UPDATE 8:35AM | Queensland Health is playing down the risks associated with eating seafood caught in the south east after the chemical spill at Brisbane Airport.
Executive Director Health Protection Branch Sophie Dwyer said national health advice on PFAS is clear “there is no consistent evidence that exposure to PFOS and PFOA causes adverse health effects”.
“But because the human body is slow to rid itself of PFOS and PFOA, continued exposure to these chemicals can result in accumulation in the body.
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“Due to the potential for accumulation, and while uncertainty around their potential to cause human adverse health effects remains, it is prudent to reduce exposure to PFCs as far as is practicable.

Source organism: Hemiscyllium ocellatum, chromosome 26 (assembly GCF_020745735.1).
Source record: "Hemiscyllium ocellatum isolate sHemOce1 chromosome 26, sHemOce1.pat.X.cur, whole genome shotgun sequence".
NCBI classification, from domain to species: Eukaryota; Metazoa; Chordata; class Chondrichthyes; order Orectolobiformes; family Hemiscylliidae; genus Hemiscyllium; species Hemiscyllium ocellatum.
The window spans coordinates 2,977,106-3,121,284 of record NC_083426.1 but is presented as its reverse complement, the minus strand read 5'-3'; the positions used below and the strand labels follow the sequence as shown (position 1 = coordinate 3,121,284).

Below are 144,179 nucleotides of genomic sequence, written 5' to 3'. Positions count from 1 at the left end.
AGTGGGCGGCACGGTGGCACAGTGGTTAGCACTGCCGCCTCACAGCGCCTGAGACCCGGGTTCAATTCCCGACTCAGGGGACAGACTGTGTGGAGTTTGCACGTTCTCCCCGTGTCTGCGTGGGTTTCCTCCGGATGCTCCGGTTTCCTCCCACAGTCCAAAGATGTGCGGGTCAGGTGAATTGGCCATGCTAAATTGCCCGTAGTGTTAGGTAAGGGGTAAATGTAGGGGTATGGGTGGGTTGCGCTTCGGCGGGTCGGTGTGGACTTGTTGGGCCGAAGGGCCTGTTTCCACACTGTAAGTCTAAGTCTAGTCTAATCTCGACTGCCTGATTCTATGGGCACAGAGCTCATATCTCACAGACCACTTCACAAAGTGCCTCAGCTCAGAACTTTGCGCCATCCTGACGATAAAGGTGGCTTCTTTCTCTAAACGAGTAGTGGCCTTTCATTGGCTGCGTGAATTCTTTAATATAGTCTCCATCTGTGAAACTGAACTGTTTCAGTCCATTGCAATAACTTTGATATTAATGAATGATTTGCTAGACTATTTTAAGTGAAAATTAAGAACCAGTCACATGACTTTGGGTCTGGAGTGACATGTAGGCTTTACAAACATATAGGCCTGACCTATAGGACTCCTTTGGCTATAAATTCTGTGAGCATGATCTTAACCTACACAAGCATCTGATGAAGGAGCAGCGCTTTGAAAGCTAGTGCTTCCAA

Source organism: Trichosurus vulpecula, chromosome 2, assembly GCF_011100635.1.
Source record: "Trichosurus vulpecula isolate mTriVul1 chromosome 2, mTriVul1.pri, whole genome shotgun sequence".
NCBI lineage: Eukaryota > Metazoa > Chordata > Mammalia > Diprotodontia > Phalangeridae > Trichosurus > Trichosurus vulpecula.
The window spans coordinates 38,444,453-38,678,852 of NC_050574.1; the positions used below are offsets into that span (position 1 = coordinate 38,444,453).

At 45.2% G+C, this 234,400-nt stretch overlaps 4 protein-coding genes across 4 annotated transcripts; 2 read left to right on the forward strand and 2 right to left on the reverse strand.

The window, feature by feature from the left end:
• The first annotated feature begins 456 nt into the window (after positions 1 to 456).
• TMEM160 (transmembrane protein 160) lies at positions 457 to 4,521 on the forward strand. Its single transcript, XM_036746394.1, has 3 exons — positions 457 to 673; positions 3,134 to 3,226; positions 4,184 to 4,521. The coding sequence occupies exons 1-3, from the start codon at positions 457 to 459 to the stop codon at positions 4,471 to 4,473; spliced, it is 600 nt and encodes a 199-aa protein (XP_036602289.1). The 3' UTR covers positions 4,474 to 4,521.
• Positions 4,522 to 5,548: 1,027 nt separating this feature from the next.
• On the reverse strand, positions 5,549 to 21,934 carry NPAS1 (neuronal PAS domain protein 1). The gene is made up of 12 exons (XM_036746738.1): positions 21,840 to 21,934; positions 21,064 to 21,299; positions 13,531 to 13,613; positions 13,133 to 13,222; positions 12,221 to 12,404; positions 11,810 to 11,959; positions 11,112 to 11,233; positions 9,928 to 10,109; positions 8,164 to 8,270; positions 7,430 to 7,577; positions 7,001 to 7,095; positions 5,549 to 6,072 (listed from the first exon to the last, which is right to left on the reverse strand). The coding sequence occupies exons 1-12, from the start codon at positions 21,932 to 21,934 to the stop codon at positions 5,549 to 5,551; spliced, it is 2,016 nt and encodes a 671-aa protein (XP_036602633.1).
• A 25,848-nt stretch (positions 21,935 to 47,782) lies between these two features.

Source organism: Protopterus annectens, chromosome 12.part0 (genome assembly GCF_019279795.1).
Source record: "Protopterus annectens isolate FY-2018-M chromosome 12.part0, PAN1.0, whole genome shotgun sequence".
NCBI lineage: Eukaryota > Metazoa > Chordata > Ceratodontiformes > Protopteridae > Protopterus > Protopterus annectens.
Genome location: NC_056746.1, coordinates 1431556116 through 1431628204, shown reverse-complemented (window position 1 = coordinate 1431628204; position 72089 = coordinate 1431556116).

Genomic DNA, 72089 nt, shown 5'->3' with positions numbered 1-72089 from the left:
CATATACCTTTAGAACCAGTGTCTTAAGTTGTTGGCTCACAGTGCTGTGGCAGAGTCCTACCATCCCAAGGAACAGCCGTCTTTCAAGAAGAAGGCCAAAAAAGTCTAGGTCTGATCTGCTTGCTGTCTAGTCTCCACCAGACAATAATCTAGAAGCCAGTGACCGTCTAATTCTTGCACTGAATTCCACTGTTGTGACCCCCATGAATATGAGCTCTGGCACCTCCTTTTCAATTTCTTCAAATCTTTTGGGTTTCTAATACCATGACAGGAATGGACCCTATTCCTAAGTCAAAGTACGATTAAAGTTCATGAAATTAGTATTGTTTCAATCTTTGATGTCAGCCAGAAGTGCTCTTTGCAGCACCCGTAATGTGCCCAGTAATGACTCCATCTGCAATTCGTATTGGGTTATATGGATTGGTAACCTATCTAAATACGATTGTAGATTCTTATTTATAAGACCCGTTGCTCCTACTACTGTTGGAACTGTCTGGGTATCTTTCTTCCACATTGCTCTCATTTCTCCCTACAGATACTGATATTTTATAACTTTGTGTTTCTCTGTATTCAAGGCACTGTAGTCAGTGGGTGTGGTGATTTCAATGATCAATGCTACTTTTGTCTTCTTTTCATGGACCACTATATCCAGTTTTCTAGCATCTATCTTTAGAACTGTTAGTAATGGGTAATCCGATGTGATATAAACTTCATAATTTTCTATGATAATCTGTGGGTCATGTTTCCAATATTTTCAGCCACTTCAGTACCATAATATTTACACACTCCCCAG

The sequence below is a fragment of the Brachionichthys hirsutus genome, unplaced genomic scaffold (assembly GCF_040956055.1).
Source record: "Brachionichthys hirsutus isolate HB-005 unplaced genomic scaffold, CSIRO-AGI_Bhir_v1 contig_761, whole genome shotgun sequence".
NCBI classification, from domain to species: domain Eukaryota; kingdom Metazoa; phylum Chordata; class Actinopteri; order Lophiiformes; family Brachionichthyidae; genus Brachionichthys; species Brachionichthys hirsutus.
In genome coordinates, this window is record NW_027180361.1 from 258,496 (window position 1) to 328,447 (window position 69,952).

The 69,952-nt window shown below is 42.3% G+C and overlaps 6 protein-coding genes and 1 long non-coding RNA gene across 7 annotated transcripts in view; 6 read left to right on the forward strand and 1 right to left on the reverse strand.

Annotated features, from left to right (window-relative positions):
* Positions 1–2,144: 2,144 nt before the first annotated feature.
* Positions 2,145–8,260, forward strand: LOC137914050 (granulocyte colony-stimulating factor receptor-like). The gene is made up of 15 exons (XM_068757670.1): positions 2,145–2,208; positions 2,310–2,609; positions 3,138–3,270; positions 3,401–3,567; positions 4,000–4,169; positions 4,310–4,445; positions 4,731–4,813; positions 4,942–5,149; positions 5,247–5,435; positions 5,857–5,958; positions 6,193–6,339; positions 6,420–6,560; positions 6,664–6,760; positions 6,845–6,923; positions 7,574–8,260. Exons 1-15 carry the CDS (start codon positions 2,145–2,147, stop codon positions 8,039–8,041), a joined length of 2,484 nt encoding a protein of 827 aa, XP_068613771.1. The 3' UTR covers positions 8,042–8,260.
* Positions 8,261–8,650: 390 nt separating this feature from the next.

“But consumption of small amounts as part of a broad diet is of negligible risk.
“Before results of EHP testing is known and without knowing where specific seafood was caught, it is not possible to make fully detailed conclusions regarding risk associated in prawns.
“But we do know that this food, particularly when it is in the food supply, only forms a small part of any individuals daily consumption of food” she said.
EARLIER 6:30AM | Prawn producers are being warned Brisbane Airport’s chemical spill could impact on their produce.
It comes as they deal with financial losses following an outbreak of white spot disease.
Trawler Michael Wilkinson told the ABC he was not told for almost four days that firefighting foam, containing perfluorooctanoic acid, had leaked at the Qantas hanger in Brisbane.
At the time, the Government said no commercial fishermen were affected, but on Wednesday the fisheries department told the ABC, 35 were operating in the investigation zone.
It’s not known what affect the chemical could have on the human body if consumed.
Last Friday Environment Minister Steven Miles said recreation fishers who caught fish in the days after the spill should dispose of them and not eat them.